William H. Barlow, familiarly known as "Billie" Barlow, died at his ranch home in the northwest part of this county at 10:38 a.m. on last Sunday, May 8, 1921, after a very brief illness resulting from a form of kidney trouble, with complications which, toward the end brought on heart trouble. Acute nephtitis was given as the immediate cause of his death. It was known for several months before his death that Mr. Barlow's health was impaired, but his condition had caused no alarm, as he had been able to be about practically all the time. He was in Coldwater on Tuesday of last week, and at that time appeared to be in reasonably good health. On Saturday afternoon he visited Wilmore to consult a physician and to attend to some business matters. Early Sunday morning he had quite a severe attack of bladder trouble, but was about the house and to his usual cheerful mood, jollying with the other inmates of the house.
A second attack occurred about 6 o'clock Sunday morning, and his condition at once became serious. Word was sent to relatives here, but they found upon their arrival at the Barlow ranch that Billie was unconscious and that life was practically extinct. Besides Mr. and Mrs. Arthur Barlow, those present at the end were hired hand Geo. Tilbury, who had made his home with the deceased for a few years and who was one of Billie's most faithful friends. The body was brought to this city and kept at the home of his brother, Arthur.
Funeral services were conducted from the Presbyterian church in this city at 3 o'clock p.m. on Tuesday and were in charge of the pastor, Rev. A. Frank Johnson. His tribute to the deceased and his exhortation to the living, to try to reach a higher christian experience were appropriate and inspiring. With Mrs. A. A. White at the pipe organ, the male quartet and church choir sang, "Jesus, Lover of My Soul," "Shall We Gather at the River?" and "Lead, Kindly Light."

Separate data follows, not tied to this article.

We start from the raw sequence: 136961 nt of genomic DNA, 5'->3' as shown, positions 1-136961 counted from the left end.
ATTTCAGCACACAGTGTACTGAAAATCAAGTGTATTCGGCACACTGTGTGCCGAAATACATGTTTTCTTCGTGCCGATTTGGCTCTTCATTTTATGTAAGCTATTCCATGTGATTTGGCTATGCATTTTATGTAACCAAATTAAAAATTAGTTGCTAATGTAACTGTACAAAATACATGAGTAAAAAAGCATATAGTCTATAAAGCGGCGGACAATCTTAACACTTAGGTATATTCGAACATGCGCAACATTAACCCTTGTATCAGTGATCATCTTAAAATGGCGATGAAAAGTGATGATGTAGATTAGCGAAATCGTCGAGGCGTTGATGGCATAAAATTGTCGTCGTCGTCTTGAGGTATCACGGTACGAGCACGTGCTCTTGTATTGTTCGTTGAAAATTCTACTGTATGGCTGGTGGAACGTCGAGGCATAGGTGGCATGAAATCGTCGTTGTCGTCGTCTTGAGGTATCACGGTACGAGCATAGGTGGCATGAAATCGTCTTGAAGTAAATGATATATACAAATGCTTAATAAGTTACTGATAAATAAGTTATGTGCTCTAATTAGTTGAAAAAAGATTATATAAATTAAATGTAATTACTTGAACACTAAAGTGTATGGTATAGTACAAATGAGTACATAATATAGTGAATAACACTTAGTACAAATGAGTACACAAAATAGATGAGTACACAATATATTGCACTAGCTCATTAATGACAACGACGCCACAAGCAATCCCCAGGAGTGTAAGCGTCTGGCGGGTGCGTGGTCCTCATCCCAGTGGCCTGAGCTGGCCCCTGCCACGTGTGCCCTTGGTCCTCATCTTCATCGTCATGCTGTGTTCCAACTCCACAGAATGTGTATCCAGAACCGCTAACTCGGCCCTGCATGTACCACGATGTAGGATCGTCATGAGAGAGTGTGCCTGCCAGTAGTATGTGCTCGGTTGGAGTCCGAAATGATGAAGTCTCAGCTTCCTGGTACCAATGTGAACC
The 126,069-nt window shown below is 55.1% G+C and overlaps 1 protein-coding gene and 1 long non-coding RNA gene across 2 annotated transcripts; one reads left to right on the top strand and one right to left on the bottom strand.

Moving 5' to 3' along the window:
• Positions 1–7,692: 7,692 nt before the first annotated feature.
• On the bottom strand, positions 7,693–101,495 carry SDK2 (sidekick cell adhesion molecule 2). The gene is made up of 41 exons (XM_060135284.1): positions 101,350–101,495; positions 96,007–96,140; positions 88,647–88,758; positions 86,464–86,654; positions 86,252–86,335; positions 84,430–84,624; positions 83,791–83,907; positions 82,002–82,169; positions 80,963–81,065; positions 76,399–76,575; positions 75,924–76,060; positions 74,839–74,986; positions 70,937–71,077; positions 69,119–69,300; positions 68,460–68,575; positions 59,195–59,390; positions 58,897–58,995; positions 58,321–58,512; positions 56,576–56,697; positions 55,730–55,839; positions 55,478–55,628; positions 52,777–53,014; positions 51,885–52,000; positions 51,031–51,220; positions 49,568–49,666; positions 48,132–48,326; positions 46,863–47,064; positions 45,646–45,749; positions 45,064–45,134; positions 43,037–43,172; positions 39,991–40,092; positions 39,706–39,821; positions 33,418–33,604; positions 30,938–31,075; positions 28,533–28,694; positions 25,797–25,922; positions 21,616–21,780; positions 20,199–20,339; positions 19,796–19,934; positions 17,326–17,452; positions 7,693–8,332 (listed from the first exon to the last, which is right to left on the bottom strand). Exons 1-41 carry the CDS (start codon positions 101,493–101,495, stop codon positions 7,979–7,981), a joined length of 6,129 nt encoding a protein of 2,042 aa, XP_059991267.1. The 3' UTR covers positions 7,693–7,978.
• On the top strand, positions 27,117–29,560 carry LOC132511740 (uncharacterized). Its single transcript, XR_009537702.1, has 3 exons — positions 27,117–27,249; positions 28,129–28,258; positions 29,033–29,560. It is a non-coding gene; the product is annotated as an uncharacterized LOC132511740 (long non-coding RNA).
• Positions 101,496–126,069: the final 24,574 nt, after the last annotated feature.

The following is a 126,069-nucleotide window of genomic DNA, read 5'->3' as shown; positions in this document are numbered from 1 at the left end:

Many beautiful floral pieces were received. The church was well filled, people being present from all over the eastern half of Comanche-co. and southern part of Kiowa-co. Interment was in Crown Hill cemetery, one mile east of this city.
William Henry Barlow was a native of England, having been born bear Crowsborough, in Sussex, on March 31, 1868. His age at the time of his death was therefore, 53 years, 1 month and 7 days. His father came to America in 1885 and settled in the northwestern part of this country, where he started the building of a large ranch, which is now known as one of the best ranches in this part of the state. Billie and his brother came about three years later, and his mother and sisters about 10 years later.
For 33 years Billie had labored and planned to extend and improve the ranch. He was much interested in livestock and was successful in nearly all of his investments. He had dealt with a large number of farmers and ranchmen in this part of the state, and hence was widely known in the counties of Comanche, Barber, Kiowa and Pratt. All liked Billie Barlow, for he was big-hearted, honest, dependable and true-blue as a neighbor, friend and citizen. He never sought the popularity which comes to the office holder, and even had a distain for the mere acclaim of the passing multitude, preferring, rather, the quiet home life and the round of duties on his ranch. Those who knew him best say of him that his outstanding characteristics were his generosity, his devotion to his friends and his adherence to high ideals and to faithfully discharging his duties and relations to his fellowmen. And that is why, Billie Barlow will be missed by so many with whom he had associated for a third of a century.
Mr. Barlow is survived by two brothers and three sisters, as follows: Marshall Barlow and Arthur E. Barlow of this city, Mrs. Marion Ericson of Hallandale, Fla., Mrs. John Hodgetts of Quinton, England and Miss Amy Barlow, now a nurse in Elizabeth hospital in Washington, D. C. The father, Wm. Barlow, died in this city on May 9, 1911, and the mother, Rachel Barlow, died in England on August 18, 1919. Of the family of 9 children, three had preceeded Billie in death. The sisters were unable to be present at the funeral.
Mr. Barlow joined the Church of England when but 14 years of age, his membership being in St. John's Episcopal Church in Crowsborough. For a number of years he had been a member of the Odd Fellows lodge, and members of that lodge from Belvidere furnished the pallbearers at the funeral. About 18 months ago he became a member of the Masonic lodge in Wilmore. Mr. Barlow had never married.
The Western Star, July 30, 1920.
J. Berry Ware, Earl Ferrin and Wm. Barlow left for the Wichita oil fields Tuesday morning to look over a business proposition in the AI pool.
Red Cross Fund Oversubscribed, The Wilmore News, 28 June 1917.
Mr. and Mrs. Hodgetts Write from England
The Western Star, August 7, 1925.
Thanks to Shirley Brier for finding, transcribing and contributing the above news article to this web site!
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